Research released Tuesday may raise new debate about the best way to fight breast cancer.
Women diagnosed with cancer in one breast can choose from several treatments, including removing the cancerous breast, removing both breasts or having breast conserving surgery and radiation.
The new study looked at whether the different options led to differences in the survival rates.
In recent years the percentage of women having a double mastectomy to treat breast cancer in one breast has increased at a rate of 14-percent a year.
"What we don't know is what happens to those women afterward and whether they gain any benefit in terms of survival," says study co-author. Dr. Allison w. Kurian, Stanford University School of Medicine
Researchers reviewed the records of more than 189,000 women diagnosed with breast cancer during the past decade. For about 7 years, they followed women with early stage cancer diagnosed in just one breast, who underwent a single mastectomy, a double mastectomy, or breast conserving surgery with radiation.
The study showed that women under 40 were undergoing double mastectomy at a much higher rate. In 2011. Nearly a third of patients in that age group had both breasts removed,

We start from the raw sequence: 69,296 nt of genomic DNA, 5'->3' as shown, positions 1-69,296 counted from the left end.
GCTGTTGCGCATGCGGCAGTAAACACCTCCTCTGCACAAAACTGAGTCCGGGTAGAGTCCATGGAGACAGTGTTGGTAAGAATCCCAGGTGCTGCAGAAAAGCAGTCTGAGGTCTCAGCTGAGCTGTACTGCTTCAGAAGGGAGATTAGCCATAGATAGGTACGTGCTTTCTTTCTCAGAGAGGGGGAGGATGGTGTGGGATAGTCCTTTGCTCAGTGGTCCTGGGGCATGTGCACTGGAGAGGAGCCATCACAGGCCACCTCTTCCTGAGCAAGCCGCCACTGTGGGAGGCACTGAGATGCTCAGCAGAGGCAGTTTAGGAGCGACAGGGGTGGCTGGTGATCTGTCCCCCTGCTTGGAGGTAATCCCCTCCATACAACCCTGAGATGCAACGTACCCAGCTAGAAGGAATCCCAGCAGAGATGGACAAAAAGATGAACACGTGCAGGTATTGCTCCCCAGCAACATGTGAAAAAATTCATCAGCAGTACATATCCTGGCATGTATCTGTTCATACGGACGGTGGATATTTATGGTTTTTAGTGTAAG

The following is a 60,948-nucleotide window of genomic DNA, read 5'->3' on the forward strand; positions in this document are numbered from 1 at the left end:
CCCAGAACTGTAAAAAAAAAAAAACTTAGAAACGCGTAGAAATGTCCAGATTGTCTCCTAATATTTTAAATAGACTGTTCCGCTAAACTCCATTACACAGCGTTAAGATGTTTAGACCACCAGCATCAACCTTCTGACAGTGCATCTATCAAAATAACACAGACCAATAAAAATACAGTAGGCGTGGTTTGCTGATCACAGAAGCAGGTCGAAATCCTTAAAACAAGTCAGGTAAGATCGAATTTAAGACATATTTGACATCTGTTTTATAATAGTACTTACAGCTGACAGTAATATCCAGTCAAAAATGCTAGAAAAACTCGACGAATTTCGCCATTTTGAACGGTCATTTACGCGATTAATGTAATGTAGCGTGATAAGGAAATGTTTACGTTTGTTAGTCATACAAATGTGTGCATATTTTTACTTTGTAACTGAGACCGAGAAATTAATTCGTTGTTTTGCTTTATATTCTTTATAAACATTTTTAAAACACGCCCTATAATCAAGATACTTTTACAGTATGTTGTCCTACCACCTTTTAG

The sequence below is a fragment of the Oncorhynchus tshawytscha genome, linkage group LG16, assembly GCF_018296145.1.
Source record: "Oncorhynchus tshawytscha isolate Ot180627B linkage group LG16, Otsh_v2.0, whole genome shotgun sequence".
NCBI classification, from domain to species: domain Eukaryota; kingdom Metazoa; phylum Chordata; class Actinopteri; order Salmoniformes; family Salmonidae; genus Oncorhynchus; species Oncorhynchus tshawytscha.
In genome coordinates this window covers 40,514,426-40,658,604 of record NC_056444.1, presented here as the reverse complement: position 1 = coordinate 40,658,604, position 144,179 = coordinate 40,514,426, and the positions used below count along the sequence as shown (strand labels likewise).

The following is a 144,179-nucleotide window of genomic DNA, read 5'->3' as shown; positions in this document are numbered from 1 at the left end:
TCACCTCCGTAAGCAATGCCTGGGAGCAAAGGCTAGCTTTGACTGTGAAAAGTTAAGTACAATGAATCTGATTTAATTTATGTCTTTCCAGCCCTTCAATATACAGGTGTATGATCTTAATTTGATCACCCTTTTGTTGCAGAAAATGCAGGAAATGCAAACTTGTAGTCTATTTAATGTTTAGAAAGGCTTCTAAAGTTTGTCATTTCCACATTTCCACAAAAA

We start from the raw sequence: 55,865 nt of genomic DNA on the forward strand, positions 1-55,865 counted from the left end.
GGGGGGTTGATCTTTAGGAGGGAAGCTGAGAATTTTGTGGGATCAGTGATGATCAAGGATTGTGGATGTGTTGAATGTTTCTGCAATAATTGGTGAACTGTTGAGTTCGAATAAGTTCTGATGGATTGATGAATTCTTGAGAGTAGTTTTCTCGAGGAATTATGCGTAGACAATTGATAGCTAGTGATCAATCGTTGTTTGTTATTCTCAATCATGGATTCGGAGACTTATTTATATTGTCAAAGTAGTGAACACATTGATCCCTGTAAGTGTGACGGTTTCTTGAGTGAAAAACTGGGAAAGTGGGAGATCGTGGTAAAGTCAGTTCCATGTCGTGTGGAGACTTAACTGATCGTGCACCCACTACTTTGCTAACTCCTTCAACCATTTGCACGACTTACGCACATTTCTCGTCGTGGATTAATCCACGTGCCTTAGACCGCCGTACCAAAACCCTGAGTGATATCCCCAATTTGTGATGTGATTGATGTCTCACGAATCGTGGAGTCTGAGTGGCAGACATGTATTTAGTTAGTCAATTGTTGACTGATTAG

Dr. Scarlett Gomez of the Cancer Prenvetion Institute of California was a co-author of the study. She says, "women who had double mastectomy did not seem to have any better survival than women who had the other two surgical procedures."
The women who had just the single mastectomy did have worse survival than those who had breast conserving surgery and radiation, or double mastectomy.
Women having double mastectomy tended to be non-Hispanic whites with a higher social and economic status and private insurance. Those having single mastectomy were more likely minorities, with lower social and economic status and public insurance.
Researchers say double mastectomy has a higher complication rate than single mastectomy or breast conserving surgery with radiation.